“‘Flamer,’ which is one of the first books brought to our district for removal, serves a purpose to speak on someone’s experience,” Harrison said. “It’s not something that’s supposed to be overly graphic, but rather an attempt to show true life experiences of people our age. And I think that it’s frankly a little demeaning to us, as young adults, [denied] representation of those experiences in that way.”

Marshall believes that book removals with LGBTQ+ content can be harmful to students. 

“It starts with the books,” Marshall said. “Removal of books with this content sends a message that ‘You are not welcome here.’ The last thing we should be doing as a district is limiting speech that can uplift students.”

Broader Implications

In the past year, there have been 30 book removals and bans in Georgia, 23 of which were in the Marietta district.. Some counties, including Coweta, Forsyth and Floyd, have added parental consent requirements or “M for Mature” stickers to certain titles. Harrison thinks a harmful precedent has been set other school systems in Georgia. 

“Students have protection under the First Amendment, and I truly think that we do not have the same protections that are in our community space,” Harrison said. “If we start with our books being censored, it could ultimately lead to our speech and our free thought being censored.”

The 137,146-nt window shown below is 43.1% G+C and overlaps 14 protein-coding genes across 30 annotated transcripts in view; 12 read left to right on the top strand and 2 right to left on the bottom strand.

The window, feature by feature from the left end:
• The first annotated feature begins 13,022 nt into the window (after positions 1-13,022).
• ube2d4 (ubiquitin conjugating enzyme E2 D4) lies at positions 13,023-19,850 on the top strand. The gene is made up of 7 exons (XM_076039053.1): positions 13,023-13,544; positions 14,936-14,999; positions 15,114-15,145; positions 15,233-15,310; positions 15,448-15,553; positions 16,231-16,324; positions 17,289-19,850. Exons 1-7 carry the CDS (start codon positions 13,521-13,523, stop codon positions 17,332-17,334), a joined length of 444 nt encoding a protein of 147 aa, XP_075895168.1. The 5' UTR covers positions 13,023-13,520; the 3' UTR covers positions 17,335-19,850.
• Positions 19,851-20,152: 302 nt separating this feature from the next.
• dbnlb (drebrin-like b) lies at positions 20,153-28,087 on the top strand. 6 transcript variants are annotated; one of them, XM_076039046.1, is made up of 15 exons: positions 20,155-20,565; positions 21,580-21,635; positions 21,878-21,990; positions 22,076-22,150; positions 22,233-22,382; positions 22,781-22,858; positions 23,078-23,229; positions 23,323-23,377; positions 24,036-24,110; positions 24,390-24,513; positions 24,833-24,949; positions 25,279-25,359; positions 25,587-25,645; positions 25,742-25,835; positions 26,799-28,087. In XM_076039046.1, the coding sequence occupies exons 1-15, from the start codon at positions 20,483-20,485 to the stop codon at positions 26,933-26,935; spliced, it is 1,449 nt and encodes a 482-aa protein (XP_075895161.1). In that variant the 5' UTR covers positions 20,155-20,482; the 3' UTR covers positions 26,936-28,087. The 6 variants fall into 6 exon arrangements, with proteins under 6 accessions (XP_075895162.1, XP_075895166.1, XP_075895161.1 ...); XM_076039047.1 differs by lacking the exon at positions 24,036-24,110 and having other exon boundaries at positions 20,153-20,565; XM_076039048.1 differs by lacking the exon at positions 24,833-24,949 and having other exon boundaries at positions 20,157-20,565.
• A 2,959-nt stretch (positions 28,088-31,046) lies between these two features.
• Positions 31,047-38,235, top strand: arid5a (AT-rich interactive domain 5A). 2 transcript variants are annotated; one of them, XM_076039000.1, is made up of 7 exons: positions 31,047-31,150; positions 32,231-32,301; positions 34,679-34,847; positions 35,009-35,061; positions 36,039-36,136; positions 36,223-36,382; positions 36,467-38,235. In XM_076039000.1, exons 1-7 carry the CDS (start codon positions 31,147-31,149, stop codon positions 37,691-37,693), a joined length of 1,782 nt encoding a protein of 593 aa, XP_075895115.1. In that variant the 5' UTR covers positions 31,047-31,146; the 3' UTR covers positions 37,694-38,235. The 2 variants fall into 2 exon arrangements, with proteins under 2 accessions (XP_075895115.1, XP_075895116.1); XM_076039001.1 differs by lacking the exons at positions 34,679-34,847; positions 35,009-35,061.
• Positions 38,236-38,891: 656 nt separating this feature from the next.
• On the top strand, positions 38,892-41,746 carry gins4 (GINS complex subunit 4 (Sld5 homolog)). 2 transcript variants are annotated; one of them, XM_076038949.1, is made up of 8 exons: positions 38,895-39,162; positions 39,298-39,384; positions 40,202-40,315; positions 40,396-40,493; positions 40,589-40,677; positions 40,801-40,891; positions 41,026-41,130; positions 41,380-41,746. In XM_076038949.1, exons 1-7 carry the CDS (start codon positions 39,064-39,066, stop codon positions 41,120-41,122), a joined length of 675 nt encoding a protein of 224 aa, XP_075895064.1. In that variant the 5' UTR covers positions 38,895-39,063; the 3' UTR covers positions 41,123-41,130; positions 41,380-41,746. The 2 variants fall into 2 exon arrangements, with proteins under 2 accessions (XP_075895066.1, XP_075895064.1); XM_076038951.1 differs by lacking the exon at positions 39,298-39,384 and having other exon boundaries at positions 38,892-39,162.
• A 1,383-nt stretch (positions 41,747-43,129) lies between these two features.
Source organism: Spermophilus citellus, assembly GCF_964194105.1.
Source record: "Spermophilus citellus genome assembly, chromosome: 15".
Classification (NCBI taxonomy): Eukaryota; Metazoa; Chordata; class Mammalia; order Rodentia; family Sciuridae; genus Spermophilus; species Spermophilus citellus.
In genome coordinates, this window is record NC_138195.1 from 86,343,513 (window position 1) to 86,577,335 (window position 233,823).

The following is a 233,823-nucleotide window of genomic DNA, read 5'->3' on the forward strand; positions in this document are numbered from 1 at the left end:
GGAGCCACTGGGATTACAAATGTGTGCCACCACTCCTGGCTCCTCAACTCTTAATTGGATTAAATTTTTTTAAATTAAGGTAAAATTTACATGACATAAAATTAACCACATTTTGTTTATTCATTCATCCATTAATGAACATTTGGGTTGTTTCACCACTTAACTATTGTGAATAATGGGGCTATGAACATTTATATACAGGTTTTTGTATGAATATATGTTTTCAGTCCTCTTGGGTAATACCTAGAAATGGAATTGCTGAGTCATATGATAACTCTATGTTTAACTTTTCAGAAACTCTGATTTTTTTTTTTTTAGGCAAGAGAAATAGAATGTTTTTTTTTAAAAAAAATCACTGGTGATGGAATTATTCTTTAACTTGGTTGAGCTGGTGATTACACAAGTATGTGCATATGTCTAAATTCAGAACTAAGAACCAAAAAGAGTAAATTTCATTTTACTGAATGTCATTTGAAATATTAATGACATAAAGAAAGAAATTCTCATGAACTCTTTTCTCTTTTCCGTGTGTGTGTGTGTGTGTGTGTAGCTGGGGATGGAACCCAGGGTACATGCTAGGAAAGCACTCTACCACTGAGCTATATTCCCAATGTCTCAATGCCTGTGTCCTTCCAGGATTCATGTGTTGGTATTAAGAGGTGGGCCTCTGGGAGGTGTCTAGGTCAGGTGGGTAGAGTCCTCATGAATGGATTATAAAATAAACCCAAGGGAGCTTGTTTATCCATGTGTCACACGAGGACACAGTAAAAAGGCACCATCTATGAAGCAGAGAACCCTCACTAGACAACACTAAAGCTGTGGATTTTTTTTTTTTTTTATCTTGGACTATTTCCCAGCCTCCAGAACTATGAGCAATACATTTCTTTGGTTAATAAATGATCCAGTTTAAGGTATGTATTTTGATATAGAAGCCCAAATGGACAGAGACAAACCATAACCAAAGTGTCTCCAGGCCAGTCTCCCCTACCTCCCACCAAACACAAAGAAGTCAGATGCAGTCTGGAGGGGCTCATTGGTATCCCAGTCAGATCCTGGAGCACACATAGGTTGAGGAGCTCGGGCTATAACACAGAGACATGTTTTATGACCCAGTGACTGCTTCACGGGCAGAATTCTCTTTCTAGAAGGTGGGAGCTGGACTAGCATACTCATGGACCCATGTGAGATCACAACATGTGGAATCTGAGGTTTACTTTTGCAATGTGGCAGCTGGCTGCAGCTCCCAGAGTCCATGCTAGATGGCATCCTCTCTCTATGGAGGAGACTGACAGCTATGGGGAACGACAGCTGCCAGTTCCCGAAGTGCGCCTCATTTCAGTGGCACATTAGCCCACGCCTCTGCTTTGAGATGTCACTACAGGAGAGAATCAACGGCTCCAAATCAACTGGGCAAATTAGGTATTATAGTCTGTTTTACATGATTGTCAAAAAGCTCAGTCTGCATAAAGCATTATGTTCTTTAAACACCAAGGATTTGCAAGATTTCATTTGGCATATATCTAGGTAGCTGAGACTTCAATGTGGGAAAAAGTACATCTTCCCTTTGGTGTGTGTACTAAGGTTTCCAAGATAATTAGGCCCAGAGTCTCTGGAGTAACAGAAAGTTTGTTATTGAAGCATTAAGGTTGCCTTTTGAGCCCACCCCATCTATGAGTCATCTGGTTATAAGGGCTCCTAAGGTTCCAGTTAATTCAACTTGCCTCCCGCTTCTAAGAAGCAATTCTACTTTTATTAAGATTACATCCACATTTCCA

In April 2022, Gov. Brian Kemp signed Bill 226 allowing parents to request the removal of a book from school libraries, which enabled Marietta’s parents. Midtown Reading Bowl champion Carmela Marra hopes this trend does not come to Midtown.

“A lot of times, I think there’s political and personal motivation behind the books that they’re banning,” Marra said. “In this case, many who were about LGBTQ don’t think there’s really much of a line of what students shouldn’t be exposed to currently, and bans are widely being based on personal opinion.”

Carter said she feels safe as a language arts teacher, and spearheaded a project in her AP English Language and Composition course last year to discuss the rhetoric of book banning. 

“I haven’t ever had a complaint about anything that I’ve had students read,” Carter said. “It’s one of the great things about being a teacher in this school; I feel very protected. I do think that if somebody complained, there would be a lot of pushback, both from the school and the school district.”



Montero shared these sentiments and has not heard any complaints about library content within the schools. Midtown’s media center has several of the removed books in Marietta, including “Flamer” and “Perks of Being A Wallflower.” 

“This is sort of a new phenomenon for high school libraries, and we are very lucky here to have a uniquely open community,” Montero said. “So, I think other communities are more sensitive to this shifting culture, but we are working to choose books [as media specialists] for the community that don’t necessarily reflect what we think.”

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About the Contributor
Sierra Pape
Sierra Pape, News Managing Editor
Sierra Pape is a junior and this is her third year on the Southerner staff. When she is not writing, you will find her running for the Midtown cross country team, working for Midtown Votes and political organizations outside of school, and singing and playing the guitar. She is excited to contribute to the paper for years to come.